by Diana Girnita When the fear of getting COVID-19 was high and lock-down orders were in place, telehealth was an important resource, allowing patients to connect with doctors by live video, telephone, and remote patient monitoring without overcrowding hospitals and doctors’ offices. During this time of isolation and drastic increases in…Read More
Telehealth in Pennsylvania continues to make strides as temporary waivers approved during COVID-19 are made permanent.
A previous bill introduced by Rep. Jeff Wheeland, R-Lycoming, would align state and federal guidance on home health care. The latest one, HB2419, introduced by Rep. Tina Pickett, R-Bradford/Sullivan/Susquehanna, would allow psychiatrists to offer mental health services virtually like they do with in-person services.Read More
Ohio Gov. Mike DeWine has signed a bill into law that creates more options for telehealth patients and more protections for providers.
The law, in the works for nearly a year, drew praise from The American Cancer Society Action Network and The Buckeye Institute, a Columbus-based policy group that has pushed for expanded services since the beginning of the COVID-19 pandemic.Read More
The omicron variant may be nearing its peak in some states, but across the country it’s produced a dizzying array of conflicting signals on whether the nation should remain under a COVID national emergency or move on to an endemic “new normal.”
Comedian Bill Maher’s “I don’t want to live in your mask-paranoid world anymore” monologue went viral last week, just days after the Atlantic, the standard-bearer journal for the liberal intelligentsia, ran a story headlined: “COVID Parenting Has Passed the Point of Absurdity.” Accompanying the article was a black-and-white photo of a woman frozen in a more desperate and primal state of panic than the subject of Edvard Munch’s “The Scream.”
Omicron, for most people without co-morbidities, produces much milder symptoms than do the coronavirus’s previous variants, but it’s far more infectious, racing through schools, shutting down classrooms and forcing parents to consult their district’s ever-shifting COVID “decision trees” on a seemingly daily basis.Read More
Iowa should make a few public policy changes to improve telehealth services, which have become more common during the COVID-19 pandemic, policy analysts said in a report Reason Foundation released Wednesday.
Cicero Institute and Pioneer Institute Senior Fellow Josh Archambault and Reason Foundation Policy Analyst Vittorio Nastasi co-authored the state-by-state report, “Rating the States on Telehealth Best Practices: A Toolkit for a Pro-Patient and Provider Landscape.”Read More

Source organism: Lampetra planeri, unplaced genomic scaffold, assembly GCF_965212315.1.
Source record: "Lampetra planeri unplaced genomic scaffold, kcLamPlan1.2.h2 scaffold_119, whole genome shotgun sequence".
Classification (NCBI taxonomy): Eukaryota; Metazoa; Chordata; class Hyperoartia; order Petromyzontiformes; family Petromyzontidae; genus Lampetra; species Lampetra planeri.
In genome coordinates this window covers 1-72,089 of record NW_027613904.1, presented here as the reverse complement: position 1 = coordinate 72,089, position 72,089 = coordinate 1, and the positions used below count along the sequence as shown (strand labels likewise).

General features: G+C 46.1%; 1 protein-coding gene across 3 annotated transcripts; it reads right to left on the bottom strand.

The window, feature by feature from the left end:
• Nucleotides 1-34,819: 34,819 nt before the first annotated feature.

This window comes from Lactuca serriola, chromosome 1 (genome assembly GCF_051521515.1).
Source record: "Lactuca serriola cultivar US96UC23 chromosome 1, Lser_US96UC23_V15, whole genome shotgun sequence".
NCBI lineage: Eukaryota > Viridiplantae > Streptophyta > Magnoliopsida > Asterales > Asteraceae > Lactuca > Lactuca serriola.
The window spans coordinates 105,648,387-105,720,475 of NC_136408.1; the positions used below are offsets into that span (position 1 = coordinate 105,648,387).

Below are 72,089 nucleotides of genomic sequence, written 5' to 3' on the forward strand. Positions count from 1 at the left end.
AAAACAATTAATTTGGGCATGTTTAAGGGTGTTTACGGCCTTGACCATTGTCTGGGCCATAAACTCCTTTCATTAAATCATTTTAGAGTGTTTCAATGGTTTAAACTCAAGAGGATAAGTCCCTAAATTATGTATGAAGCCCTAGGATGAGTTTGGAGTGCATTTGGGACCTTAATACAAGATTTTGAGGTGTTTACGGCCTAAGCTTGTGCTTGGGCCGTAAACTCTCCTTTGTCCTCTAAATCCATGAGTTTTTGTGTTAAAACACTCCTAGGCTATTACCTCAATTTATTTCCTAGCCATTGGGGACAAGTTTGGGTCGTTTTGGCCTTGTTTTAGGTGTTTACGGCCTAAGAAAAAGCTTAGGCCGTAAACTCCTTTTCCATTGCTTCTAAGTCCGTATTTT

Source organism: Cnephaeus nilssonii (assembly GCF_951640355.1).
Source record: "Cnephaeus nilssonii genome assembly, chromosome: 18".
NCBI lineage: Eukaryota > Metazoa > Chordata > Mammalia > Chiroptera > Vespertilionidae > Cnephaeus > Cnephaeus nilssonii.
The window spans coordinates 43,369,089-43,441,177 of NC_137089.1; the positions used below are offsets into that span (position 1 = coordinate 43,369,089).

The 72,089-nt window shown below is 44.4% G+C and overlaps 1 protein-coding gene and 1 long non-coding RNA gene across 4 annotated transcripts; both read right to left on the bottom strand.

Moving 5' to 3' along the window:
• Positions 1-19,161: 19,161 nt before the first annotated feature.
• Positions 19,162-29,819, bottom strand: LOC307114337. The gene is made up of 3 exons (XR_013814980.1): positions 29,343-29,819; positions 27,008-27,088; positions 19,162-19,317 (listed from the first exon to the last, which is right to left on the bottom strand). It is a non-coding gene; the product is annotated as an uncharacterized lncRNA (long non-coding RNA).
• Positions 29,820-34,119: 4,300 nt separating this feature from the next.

The Ohio General Assembly moved closer to permanently expanding access to telehealth for Ohioans after the COVID-19 pandemic forced the option nearly two years ago.
The Ohio House is expected to concur with House Bill 122, which passed the Senate on Wednesday, creating policies that policy groups and health care associations have pushed for since the beginning of the pandemic.Read More
As America begins to put the COVID-19 pandemic in the rearview, the lesson from this once-in-a-generation crisis couldn’t be clearer: We need less, not more, central planning in our lives.
For example, a study earlier this year by health economist Casey Mulligan revealed that economic lockdowns mandated by government were counterproductive, given the significant steps workplaces took to prevent the virus from spreading.
The same is true with health care. By now, most folks know the story of how Operation Warp Speed — the previous administration’s unprecedented plan to trim bureaucracy from the vaccine development process — resulted in the creation of multiple safe and effective vaccines in record time. But an equally important storyline is how states took a sledgehammer to their own bureaucracies to expand access to care for those in need.Read More
Senator Marsha Blackburn (R-TN) shared that the current COVID-19 relief bill is a bipartisan effort closer to $1 trillion. The senator explained in a press conference Thursday that the move is favored by Democratic legislators over efforts by House Leader Nancy Pelosi (D-CA) and Minority Leader Chuck Schumer (D-NY).
“The good thing is that there are Democrats that have said to Speaker Pelosi and Minority Leader Schumer that they think it is wrong to hold out for a $3 trillion dollar deal, and saddle our future generations with that debt. So they’re working with some Republicans on a bill that is closer to a trillion dollars. So, the bill that we as a Republican conference had agreed on was about a $600 billion bill.”Read More
U.S. Sen. Marsha Blackburn (R-TN) is applauding a federal initiative to grow the availability of telehealth for rural areas.
The Federal Communications Commission, U.S. Department Of Health And Human Services and the U.S. Department Of Agriculture last week announced they signed a memorandum of understanding (MOU) for the Rural Telehealth Initiative.Read More
Tennessee lawmakers will return to Nashville on August 10 for a special session to consider legislation to provide COVID-19-related liability protections for health care providers, businesses and schools.
Gov. Bill Lee signed a proclamation Monday afternoon calling for the legislative special session.Read More
U.S. Senate Health Committee Chairman Lamar Alexander (R-TN) this week weighed in on the topic of telehealth.
Alexander said the government should permanently extend at least two of the most important temporary changes in federal policy made to help patients see doctors by phone or video during the COVID-19 pandemic.Read More
Patients needing care should not fear catching an illness from a doctor’s office, said U.S. Sen. Marsha Blackburn (R-TN) in a press release Friday.
Telehealth, Blackburn said, has proven an immensely beneficial form of delivering treatment during the COVID-19 pandemic.Read More